Greathouse: Right, this is the sort of augmentation we’ve been getting in museums for years, before those semi-filthy headsets were replaced by smartphone apps.
Prescott: Exactly. More high-tech augmented audio reality today could be based on your phone’s GPS — say you downloaded an app that could tell you a cool fact about a building you’re standing in front of because it knows exactly where you are. Or say you use the Amazon Alexa location-based reminder feature to remind you to put the laundry in the dryer when you get home. Those are other ways you could experience augmented audio reality.
Augmented Audio In The Age Of Smart Speakers
Greathouse: It’s hard to believe that Amazon first introduced the Echo in 2014, as they’ve become ubiquitous so quickly. . How will smart speakers fit into an augmented audio reality world?
Prescott: Bret Kinsella, who is the Founder & Editor of voicebot.ai, describes smart speakers as the training wheels that help people get used to the idea of talking to their technology. I couldn’t say it better than that. If you’re getting information via your hearable, it makes a lot of sense that you’d request it by asking for it versus tapping something into your smartphone — said differently, it makes sense that audio output would be prompted by voice input.
So, I think augmented audio reality will take a big leap forward as people continue to adopt voice as one of the main ways they interact with technology, including their hearables. Plus, as we increasingly use assistants through smart speakers, assistants are getting to know us and our preferences — so the experience is becoming more personalized and better.
Greathouse: Yea, I’m hearing more and more radio stations guide their audience to locate their station via voice. For instance, NPR encourages their listeners to, “Tell your smart speaker to play NPR.” It’s funny that we still have to remind users of this functionality, shows you how far we have to go.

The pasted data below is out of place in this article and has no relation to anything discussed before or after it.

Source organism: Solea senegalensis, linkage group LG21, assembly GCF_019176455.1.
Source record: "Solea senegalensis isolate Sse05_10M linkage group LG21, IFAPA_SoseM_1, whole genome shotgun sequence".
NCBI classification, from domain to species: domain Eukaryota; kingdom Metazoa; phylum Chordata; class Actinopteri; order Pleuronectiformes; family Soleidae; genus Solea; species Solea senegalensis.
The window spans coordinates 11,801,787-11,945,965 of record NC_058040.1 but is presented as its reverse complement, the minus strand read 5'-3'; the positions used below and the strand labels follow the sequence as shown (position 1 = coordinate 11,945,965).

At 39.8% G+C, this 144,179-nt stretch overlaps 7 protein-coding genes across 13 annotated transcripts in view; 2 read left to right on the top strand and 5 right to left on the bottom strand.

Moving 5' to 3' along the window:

How do you think it (augmented audio) will manifest itself with hearables and wearables and what do you see as near-term opportunities for entrepreneurs to create solutions for this emerging market?
Prescott: Hearables or wearable audio are just fancy words for things like Apple’s AirPods or even hearing aids.
The hearables opportunity set is really topical right now because Amazon just announced a couple of weeks ago new tools for device makers that are putting Alexa into headphones, earbuds, etc. — including GPS location support. That means users will be able to easily ask Alexa, on-the-go, for directions from Google Maps or other location-specific questions like movie times or weather.
Having a voice assistant in your ear is the ultimate augmented audio reality experience. And since on-the-go is a whole new context for Alexa, in the not-too-distant future, we’re going to need a whole new crop of Alexa skills to go along.
Plus, it’s been rumored that Amazon is putting out Alexa earbuds later this year, so you can bet there will somewhere in the neighborhood of a million people with Alexa in their ears 12 months from now. Developers should start thinking about creating those on-the-go Alexa skill experiences — if you’re an entrepreneur looking for a “why now,” this is a great one.